Q. I, like thousands of shareholders in American Telephone & Telegraph Co., received a share of the "new" AT&T; plus a share of each of the seven regional telephone companies for every 10 shares of AT&T; stock I owned before the breakup. Those of us who had fewer than 10 "old" AT&T; shares or were entitled to fractional shares received a check for the fractional shares. I recently received the Form 1099 for sale of fractional shares and I'm not sure how this income is to be reported. Neither AT&T; nor the IRS has been able to help me. Do I account for this income as a capital gain? And, if so, what is my basis in and holding period for the stock?--H.S.
A. Only if part of the cash stems from the sale of Pacific Telesis Group stock do you even need to consider reporting the money as income for tax purposes.
The IRS ruled that the stock distribution that accompanied the Bell System breakup a year ago was tax free, cash from fractional shares included. But, as so often is the case when dealing with tax rulings, there was an exception: Pacific Telesis.
AT&T; and the IRS are involved in a dispute over the tax consequences of the stock distribution of Pacific Telesis, the Bell System operating company that serves California and Nevada. AT&T; argues that the entire transaction should be tax free.
Conversely, the IRS contends that AT&T; shareholders should be taxed on the portion of Pacific stock that AT&T; acquired in 1982.
Central to the IRS argument is a tax law requiring a minimum holding period of five years before tax-free treatment applies. AT&T; bought the small portion of what was then Pacific Telephone Co. that it did not already own in 1982 and made the stock distribution in 1984.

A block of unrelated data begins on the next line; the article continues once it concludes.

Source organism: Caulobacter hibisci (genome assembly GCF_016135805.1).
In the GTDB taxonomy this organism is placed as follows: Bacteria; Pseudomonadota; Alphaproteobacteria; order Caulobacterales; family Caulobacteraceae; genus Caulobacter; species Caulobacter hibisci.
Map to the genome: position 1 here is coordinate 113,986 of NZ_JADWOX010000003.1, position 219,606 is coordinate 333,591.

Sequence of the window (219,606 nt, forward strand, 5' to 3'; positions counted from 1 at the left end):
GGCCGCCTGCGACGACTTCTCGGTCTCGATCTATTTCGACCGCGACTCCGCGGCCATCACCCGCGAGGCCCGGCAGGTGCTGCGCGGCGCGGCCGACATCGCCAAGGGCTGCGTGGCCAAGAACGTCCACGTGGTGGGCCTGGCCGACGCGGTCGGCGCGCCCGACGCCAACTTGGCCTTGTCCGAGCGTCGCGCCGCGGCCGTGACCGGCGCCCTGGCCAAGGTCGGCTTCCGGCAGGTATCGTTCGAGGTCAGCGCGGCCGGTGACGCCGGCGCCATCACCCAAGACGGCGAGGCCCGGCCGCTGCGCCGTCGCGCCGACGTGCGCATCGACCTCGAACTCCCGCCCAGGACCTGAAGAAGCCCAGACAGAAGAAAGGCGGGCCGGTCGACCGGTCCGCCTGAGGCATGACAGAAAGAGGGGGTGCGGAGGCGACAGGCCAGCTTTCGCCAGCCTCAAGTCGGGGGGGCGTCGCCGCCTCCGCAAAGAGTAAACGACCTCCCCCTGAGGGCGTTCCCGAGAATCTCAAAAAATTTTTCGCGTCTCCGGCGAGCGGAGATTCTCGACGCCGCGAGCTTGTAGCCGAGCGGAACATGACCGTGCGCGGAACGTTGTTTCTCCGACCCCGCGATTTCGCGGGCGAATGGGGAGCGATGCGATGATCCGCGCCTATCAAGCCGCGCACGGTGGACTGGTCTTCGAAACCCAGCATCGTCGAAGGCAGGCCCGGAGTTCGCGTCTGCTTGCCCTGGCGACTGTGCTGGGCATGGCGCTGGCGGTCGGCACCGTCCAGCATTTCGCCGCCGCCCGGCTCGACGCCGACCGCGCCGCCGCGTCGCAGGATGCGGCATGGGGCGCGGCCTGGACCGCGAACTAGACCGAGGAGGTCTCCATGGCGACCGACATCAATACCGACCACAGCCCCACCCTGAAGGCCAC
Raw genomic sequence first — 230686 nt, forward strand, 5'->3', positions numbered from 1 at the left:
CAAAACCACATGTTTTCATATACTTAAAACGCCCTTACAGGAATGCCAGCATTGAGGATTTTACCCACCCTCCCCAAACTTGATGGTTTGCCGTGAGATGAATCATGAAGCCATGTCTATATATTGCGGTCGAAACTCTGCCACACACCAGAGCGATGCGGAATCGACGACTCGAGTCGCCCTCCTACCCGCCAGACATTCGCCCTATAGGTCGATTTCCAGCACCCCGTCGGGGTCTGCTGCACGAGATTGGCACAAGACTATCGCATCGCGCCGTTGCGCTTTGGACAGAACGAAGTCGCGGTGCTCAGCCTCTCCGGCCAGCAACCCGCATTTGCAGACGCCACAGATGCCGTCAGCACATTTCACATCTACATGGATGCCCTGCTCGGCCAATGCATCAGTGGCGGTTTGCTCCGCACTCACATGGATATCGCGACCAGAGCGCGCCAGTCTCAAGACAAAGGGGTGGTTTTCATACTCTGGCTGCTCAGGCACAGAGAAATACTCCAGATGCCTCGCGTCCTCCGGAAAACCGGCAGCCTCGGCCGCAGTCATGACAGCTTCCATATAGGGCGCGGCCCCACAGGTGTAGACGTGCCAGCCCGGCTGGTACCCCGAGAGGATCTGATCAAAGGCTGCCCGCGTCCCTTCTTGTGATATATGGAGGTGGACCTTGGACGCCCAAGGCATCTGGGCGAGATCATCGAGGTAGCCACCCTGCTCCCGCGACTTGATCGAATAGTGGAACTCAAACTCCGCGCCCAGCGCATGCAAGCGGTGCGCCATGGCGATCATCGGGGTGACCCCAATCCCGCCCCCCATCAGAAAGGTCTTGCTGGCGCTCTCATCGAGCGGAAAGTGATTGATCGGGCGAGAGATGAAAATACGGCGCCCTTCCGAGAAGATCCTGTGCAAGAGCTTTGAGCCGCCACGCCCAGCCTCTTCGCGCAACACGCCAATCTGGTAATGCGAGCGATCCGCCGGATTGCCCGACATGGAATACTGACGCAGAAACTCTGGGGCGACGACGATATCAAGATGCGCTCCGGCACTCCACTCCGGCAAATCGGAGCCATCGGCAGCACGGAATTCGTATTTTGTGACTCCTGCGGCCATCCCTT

The dispute involves 7% of the value of PacTel stock given to AT&T; shareholders on Jan. 1, 1984, or less than 39 cents per Pacific Telesis share.
If Pacific Telesis stock is involved in your situation, you will have to decide for yourself--or consult with your tax adviser--whose position you want to take.
If you choose to side with AT&T;, simply ignore the dividend and, for tax purposes, the distribution has no 1984 consequences. At worst, you would have to pay tax on the dividend--and, perhaps, some interest on that amount--if AT&T; later loses this dispute.
If you side with the IRS, you must report as dividend income an amount equal to 7% of the value of the Pacific Telesis stock (or cash from fractional shares) as of Jan. 1, 1984. Like all dividend income, it will be taxed as ordinary income--not as capital gains, which get a more favorable tax treatment.
Even if you fundamentally disagree with the IRS position, you may benefit by taking it. Paying a dividend on the stock will increase the tax basis used to determine your gain when you sell the stock. The higher the basis, the less gain and the less tax you will pay on the gain.
Moreover, because each taxpayer is permitted to exclude from taxable income the first $100 of dividends, you may be able to report the Pacific Telesis distribution as a taxable dividend and not pay a single cent more in taxes.
Debra Whitefield cannot answer mail individually but will respond in this column to financial questions of general interest. Do not telephone. Write to Money Talk, Business Section, The Times, Times Mirror Square, Los Angeles 90053.